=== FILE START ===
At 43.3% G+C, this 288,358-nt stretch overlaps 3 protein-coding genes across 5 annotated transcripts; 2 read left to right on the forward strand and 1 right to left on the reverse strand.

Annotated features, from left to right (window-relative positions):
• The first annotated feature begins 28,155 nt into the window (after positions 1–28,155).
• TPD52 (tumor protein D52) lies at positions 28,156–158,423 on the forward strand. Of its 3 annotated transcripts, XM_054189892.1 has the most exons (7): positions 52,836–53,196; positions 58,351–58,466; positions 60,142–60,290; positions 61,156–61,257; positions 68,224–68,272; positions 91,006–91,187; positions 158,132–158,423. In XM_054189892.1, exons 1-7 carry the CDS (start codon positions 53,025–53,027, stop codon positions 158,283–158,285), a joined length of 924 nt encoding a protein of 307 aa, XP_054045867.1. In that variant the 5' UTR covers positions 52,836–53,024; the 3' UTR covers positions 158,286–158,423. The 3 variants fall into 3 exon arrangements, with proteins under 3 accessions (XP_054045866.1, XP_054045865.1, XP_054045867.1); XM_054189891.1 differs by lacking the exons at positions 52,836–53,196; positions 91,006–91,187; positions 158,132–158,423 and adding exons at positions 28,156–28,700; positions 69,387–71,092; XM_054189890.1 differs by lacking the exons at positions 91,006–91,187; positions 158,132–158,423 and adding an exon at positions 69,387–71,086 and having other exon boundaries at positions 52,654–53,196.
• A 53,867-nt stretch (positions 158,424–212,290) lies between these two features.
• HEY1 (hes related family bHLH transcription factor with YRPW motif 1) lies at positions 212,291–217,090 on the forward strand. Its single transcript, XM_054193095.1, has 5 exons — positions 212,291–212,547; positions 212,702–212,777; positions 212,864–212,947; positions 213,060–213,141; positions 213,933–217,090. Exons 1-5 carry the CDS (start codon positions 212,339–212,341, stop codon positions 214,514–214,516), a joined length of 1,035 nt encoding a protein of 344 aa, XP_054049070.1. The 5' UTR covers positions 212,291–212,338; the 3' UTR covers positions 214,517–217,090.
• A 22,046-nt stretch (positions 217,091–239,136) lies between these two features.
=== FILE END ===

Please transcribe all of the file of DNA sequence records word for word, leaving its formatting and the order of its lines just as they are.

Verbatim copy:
At 43.3% G+C, this 288,358-nt stretch overlaps 3 protein-coding genes across 5 annotated transcripts; 2 read left to right on the forward strand and 1 right to left on the reverse strand.

Annotated features, from left to right (window-relative positions):
• The first annotated feature begins 28,155 nt into the window (after positions 1–28,155).
• TPD52 (tumor protein D52) lies at positions 28,156–158,423 on the forward strand. Of its 3 annotated transcripts, XM_054189892.1 has the most exons (7): positions 52,836–53,196; positions 58,351–58,466; positions 60,142–60,290; positions 61,156–61,257; positions 68,224–68,272; positions 91,006–91,187; positions 158,132–158,423. In XM_054189892.1, exons 1-7 carry the CDS (start codon positions 53,025–53,027, stop codon positions 158,283–158,285), a joined length of 924 nt encoding a protein of 307 aa, XP_054045867.1. In that variant the 5' UTR covers positions 52,836–53,024; the 3' UTR covers positions 158,286–158,423. The 3 variants fall into 3 exon arrangements, with proteins under 3 accessions (XP_054045866.1, XP_054045865.1, XP_054045867.1); XM_054189891.1 differs by lacking the exons at positions 52,836–53,196; positions 91,006–91,187; positions 158,132–158,423 and adding exons at positions 28,156–28,700; positions 69,387–71,092; XM_054189890.1 differs by lacking the exons at positions 91,006–91,187; positions 158,132–158,423 and adding an exon at positions 69,387–71,086 and having other exon boundaries at positions 52,654–53,196.
• A 53,867-nt stretch (positions 158,424–212,290) lies between these two features.
• HEY1 (hes related family bHLH transcription factor with YRPW motif 1) lies at positions 212,291–217,090 on the forward strand. Its single transcript, XM_054193095.1, has 5 exons — positions 212,291–212,547; positions 212,702–212,777; positions 212,864–212,947; positions 213,060–213,141; positions 213,933–217,090. Exons 1-5 carry the CDS (start codon positions 212,339–212,341, stop codon positions 214,514–214,516), a joined length of 1,035 nt encoding a protein of 344 aa, XP_054049070.1. The 5' UTR covers positions 212,291–212,338; the 3' UTR covers positions 214,517–217,090.
• A 22,046-nt stretch (positions 217,091–239,136) lies between these two features.